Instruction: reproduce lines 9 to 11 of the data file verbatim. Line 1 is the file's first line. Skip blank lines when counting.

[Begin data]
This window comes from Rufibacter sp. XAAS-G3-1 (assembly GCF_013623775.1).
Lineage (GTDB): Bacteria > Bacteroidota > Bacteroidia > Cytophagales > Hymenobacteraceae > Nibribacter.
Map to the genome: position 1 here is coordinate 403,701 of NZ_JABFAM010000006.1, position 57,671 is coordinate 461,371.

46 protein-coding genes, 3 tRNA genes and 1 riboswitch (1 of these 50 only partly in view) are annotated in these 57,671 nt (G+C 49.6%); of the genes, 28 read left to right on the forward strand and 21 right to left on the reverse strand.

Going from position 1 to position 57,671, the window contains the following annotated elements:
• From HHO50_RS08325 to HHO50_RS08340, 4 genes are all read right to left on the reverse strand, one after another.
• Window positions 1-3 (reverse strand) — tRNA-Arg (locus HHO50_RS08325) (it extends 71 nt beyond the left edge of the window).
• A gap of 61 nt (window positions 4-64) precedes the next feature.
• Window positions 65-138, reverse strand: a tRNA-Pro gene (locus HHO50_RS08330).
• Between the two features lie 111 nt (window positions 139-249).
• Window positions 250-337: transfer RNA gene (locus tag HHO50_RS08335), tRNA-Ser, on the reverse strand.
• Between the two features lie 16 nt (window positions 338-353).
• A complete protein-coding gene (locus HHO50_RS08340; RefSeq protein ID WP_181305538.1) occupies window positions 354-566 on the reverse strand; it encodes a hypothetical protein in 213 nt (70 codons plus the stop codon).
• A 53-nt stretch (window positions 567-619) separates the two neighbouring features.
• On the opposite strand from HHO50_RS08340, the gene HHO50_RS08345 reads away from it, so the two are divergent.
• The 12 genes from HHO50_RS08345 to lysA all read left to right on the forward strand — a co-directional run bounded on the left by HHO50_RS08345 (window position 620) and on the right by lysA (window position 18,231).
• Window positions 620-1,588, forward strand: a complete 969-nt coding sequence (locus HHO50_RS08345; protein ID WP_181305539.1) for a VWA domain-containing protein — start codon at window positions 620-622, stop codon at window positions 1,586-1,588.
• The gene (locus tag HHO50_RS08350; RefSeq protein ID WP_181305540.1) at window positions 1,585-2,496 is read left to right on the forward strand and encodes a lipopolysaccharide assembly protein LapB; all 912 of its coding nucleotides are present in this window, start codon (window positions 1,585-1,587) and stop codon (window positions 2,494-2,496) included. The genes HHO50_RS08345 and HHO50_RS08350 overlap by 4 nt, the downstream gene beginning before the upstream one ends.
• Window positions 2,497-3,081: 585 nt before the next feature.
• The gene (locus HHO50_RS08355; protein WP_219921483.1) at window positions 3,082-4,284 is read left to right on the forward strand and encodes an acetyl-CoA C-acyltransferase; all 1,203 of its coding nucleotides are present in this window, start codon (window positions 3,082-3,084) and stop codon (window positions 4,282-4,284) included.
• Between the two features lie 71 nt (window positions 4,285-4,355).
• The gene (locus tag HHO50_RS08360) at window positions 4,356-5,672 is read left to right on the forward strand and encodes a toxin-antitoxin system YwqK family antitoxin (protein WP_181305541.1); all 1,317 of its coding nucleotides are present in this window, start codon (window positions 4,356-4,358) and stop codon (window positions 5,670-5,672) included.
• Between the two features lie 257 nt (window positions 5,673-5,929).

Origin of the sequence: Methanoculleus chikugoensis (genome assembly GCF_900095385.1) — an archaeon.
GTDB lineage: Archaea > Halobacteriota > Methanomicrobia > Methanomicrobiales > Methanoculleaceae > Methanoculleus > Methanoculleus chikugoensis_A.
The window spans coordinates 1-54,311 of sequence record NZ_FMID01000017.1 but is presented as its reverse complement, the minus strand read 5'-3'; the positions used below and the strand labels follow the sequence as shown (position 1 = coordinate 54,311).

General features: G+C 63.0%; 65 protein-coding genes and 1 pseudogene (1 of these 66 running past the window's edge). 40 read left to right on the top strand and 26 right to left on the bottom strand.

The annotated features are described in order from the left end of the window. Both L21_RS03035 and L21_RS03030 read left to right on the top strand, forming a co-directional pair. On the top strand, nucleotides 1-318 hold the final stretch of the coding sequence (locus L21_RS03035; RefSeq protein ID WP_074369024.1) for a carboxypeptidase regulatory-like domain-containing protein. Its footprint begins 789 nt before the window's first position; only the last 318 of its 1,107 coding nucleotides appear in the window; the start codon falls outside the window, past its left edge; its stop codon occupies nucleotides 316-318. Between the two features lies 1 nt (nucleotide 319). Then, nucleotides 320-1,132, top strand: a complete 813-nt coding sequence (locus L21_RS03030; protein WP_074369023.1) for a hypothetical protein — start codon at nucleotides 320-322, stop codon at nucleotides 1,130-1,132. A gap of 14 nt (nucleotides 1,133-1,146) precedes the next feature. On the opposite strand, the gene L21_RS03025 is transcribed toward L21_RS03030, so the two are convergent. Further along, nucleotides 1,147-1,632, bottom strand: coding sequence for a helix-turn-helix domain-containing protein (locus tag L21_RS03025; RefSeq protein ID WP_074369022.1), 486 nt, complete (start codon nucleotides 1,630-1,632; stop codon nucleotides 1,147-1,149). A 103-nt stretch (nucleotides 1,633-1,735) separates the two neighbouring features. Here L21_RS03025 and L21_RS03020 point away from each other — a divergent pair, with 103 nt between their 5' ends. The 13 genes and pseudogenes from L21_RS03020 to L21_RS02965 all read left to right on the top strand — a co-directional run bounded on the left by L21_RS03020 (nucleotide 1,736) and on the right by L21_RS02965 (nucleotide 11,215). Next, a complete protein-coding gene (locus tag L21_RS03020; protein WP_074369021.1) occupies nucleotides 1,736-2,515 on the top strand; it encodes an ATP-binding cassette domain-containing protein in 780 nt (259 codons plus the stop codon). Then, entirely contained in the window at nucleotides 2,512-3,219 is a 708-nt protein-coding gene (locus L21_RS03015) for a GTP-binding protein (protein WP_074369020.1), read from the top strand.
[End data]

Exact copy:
• Window positions 65-138, reverse strand: a tRNA-Pro gene (locus HHO50_RS08330).
• Between the two features lie 111 nt (window positions 139-249).
• Window positions 250-337: transfer RNA gene (locus tag HHO50_RS08335), tRNA-Ser, on the reverse strand.